Visits and Assessments
As part of our engagement, we regularly visit and assess production sites together with our business partners in our food and non-food supply chains.
We respect human rights and do our part to improve living and working conditions throughout our supply chains.
Human Rights Risk Assessment
We regularly conduct human rights risk assessments to examine the human rights risks within our food and agriculture supply chains. The aim of these assessments is to identify any adverse impacts our company may have on human rights, gain insights into our actual impacts and understand how we may be involved through our own activities or as a result of our business relationships.
We determined cocoa as a raw material with a high risk of adverse impacts on the enjoyment of human rights and consider it most important to the ALDI SOUTH Group.
Forced labour continues to be a severe problem in the cocoa industry. A study conducted in 2018 confirms that at least 30,000 people are victims of modern slavery in the cocoa industry in Ghana and Côte d’Ivoire.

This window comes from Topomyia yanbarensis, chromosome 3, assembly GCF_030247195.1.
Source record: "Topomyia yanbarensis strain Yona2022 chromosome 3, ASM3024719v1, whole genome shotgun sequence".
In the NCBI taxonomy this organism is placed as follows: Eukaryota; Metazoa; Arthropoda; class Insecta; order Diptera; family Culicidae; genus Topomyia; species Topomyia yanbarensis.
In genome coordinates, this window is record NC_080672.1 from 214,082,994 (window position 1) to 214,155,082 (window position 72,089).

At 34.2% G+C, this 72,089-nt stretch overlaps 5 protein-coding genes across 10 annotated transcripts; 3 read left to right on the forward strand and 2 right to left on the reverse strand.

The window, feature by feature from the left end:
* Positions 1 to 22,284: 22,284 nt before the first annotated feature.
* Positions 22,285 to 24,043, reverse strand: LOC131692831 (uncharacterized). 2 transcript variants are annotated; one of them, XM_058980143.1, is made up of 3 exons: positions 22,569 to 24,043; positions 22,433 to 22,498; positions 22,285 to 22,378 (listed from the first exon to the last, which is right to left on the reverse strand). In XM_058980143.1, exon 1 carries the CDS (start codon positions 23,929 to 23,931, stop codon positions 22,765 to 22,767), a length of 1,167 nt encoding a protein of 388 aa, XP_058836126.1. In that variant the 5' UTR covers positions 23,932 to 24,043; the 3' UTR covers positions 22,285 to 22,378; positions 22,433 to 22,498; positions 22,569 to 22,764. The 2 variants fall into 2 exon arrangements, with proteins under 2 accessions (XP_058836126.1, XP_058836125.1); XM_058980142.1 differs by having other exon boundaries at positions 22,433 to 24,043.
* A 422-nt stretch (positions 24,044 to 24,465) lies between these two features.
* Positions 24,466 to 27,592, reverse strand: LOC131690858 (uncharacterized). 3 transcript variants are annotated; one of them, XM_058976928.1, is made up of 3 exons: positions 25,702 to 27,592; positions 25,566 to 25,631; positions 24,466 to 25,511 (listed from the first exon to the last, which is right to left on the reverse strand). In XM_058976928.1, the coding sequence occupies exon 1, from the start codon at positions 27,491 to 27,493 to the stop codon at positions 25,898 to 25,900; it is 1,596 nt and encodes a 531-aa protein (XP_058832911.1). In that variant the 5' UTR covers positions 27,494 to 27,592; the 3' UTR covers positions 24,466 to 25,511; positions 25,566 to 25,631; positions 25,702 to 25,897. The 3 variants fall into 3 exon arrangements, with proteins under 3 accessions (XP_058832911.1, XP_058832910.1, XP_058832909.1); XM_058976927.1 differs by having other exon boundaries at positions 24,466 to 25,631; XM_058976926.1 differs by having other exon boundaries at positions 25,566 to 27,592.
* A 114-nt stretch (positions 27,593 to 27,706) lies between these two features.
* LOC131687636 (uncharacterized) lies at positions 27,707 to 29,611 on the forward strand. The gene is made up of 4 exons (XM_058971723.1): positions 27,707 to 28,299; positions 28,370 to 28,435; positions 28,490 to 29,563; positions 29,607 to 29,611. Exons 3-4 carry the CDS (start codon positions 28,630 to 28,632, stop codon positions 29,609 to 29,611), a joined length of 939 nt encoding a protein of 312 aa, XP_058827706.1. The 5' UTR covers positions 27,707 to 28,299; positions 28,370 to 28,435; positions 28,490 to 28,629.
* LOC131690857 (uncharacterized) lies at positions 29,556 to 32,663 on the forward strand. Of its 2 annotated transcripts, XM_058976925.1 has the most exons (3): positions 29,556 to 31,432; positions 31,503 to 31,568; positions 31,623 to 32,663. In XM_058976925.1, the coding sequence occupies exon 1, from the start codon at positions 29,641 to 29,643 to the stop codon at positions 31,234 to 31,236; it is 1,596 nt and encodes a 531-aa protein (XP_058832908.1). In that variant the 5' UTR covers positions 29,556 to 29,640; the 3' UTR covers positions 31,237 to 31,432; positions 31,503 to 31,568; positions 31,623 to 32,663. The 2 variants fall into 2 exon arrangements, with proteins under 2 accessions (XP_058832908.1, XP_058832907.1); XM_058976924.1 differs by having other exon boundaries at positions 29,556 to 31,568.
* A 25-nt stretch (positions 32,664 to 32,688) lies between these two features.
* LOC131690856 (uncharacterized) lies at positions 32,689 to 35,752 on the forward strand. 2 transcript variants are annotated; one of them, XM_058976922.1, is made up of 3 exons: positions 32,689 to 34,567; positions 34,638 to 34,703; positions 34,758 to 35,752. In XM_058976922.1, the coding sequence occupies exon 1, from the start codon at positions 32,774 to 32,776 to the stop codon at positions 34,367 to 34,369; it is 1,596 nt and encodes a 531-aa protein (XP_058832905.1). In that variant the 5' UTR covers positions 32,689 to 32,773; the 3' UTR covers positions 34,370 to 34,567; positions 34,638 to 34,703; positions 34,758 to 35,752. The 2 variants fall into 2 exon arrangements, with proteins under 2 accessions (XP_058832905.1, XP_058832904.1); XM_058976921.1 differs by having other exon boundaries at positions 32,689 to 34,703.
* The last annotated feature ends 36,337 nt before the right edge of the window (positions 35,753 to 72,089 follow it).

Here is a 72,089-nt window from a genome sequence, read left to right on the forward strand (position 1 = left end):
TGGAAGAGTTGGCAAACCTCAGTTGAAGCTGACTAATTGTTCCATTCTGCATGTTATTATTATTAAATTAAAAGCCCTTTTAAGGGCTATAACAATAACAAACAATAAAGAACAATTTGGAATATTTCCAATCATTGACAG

The ALDI SOUTH Group and the ALDI Nord Group jointly published their ‘International Policy on Forced Labour’ in order to expand their zero-tolerance approach to any forms of slavery and forced labour.
Illegal child labour remains a problem in the cocoa supply chain and 95% of the children working on cocoa plantations are doing hazardous work, such as working with dangerous tools or harmful pesticides.
ALDI does not tolerate illegal child labour in any areas of its operations, including its supply chains. The cocoa used in almost all of ALDI’s cocoa-containing products is certified according to UTZ/Rainforest Alliance and Fairtrade. All of these standards set requirements for the prevention of child labour in supply chains.